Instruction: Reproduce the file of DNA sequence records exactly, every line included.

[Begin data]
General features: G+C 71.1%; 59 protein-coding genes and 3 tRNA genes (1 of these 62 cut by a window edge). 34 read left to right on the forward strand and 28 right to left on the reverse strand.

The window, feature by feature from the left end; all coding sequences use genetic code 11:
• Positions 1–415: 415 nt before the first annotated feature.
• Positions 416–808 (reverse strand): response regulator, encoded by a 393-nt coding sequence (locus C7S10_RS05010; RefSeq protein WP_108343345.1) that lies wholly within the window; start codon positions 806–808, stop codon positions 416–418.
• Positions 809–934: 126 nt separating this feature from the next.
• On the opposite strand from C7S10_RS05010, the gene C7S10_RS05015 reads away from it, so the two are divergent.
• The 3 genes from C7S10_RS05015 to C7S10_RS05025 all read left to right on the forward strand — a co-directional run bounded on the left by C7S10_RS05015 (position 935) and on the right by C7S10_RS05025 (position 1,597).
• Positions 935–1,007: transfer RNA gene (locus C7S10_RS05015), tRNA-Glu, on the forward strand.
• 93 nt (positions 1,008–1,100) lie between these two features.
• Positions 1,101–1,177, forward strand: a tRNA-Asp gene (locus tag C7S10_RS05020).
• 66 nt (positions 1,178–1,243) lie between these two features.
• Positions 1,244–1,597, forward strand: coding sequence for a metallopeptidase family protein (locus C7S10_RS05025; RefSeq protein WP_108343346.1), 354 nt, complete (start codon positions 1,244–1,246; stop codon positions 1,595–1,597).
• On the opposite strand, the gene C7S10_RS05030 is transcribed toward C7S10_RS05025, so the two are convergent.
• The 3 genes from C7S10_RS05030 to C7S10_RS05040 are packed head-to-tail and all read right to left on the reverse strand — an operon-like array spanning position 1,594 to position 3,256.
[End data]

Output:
General features: G+C 71.1%; 59 protein-coding genes and 3 tRNA genes (1 of these 62 cut by a window edge). 34 read left to right on the forward strand and 28 right to left on the reverse strand.

The window, feature by feature from the left end; all coding sequences use genetic code 11:
• Positions 1–415: 415 nt before the first annotated feature.
• Positions 416–808 (reverse strand): response regulator, encoded by a 393-nt coding sequence (locus C7S10_RS05010; RefSeq protein WP_108343345.1) that lies wholly within the window; start codon positions 806–808, stop codon positions 416–418.
• Positions 809–934: 126 nt separating this feature from the next.
• On the opposite strand from C7S10_RS05010, the gene C7S10_RS05015 reads away from it, so the two are divergent.
• The 3 genes from C7S10_RS05015 to C7S10_RS05025 all read left to right on the forward strand — a co-directional run bounded on the left by C7S10_RS05015 (position 935) and on the right by C7S10_RS05025 (position 1,597).
• Positions 935–1,007: transfer RNA gene (locus C7S10_RS05015), tRNA-Glu, on the forward strand.
• 93 nt (positions 1,008–1,100) lie between these two features.
• Positions 1,101–1,177, forward strand: a tRNA-Asp gene (locus tag C7S10_RS05020).
• 66 nt (positions 1,178–1,243) lie between these two features.
• Positions 1,244–1,597, forward strand: coding sequence for a metallopeptidase family protein (locus C7S10_RS05025; RefSeq protein WP_108343346.1), 354 nt, complete (start codon positions 1,244–1,246; stop codon positions 1,595–1,597).
• On the opposite strand, the gene C7S10_RS05030 is transcribed toward C7S10_RS05025, so the two are convergent.
• The 3 genes from C7S10_RS05030 to C7S10_RS05040 are packed head-to-tail and all read right to left on the reverse strand — an operon-like array spanning position 1,594 to position 3,256.